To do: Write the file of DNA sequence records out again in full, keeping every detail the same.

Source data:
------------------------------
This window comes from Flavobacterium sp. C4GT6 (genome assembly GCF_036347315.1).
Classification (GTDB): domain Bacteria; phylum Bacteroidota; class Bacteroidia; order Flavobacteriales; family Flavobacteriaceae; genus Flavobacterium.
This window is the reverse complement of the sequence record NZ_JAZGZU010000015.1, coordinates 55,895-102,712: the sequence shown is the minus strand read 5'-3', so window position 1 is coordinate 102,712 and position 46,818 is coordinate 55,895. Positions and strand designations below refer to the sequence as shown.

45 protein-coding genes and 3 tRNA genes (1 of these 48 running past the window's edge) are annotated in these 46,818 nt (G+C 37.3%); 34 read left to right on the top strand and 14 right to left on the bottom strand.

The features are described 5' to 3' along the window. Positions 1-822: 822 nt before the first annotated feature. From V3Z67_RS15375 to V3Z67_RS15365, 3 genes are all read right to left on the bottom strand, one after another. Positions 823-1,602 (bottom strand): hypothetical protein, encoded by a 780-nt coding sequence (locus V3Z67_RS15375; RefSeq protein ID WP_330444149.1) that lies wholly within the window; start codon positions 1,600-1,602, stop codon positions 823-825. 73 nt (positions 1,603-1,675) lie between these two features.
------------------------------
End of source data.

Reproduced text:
This window comes from Flavobacterium sp. C4GT6 (genome assembly GCF_036347315.1).
Classification (GTDB): domain Bacteria; phylum Bacteroidota; class Bacteroidia; order Flavobacteriales; family Flavobacteriaceae; genus Flavobacterium.
This window is the reverse complement of the sequence record NZ_JAZGZU010000015.1, coordinates 55,895-102,712: the sequence shown is the minus strand read 5'-3', so window position 1 is coordinate 102,712 and position 46,818 is coordinate 55,895. Positions and strand designations below refer to the sequence as shown.

45 protein-coding genes and 3 tRNA genes (1 of these 48 running past the window's edge) are annotated in these 46,818 nt (G+C 37.3%); 34 read left to right on the top strand and 14 right to left on the bottom strand.

The features are described 5' to 3' along the window. Positions 1-822: 822 nt before the first annotated feature. From V3Z67_RS15375 to V3Z67_RS15365, 3 genes are all read right to left on the bottom strand, one after another. Positions 823-1,602 (bottom strand): hypothetical protein, encoded by a 780-nt coding sequence (locus V3Z67_RS15375; RefSeq protein ID WP_330444149.1) that lies wholly within the window; start codon positions 1,600-1,602, stop codon positions 823-825. 73 nt (positions 1,603-1,675) lie between these two features.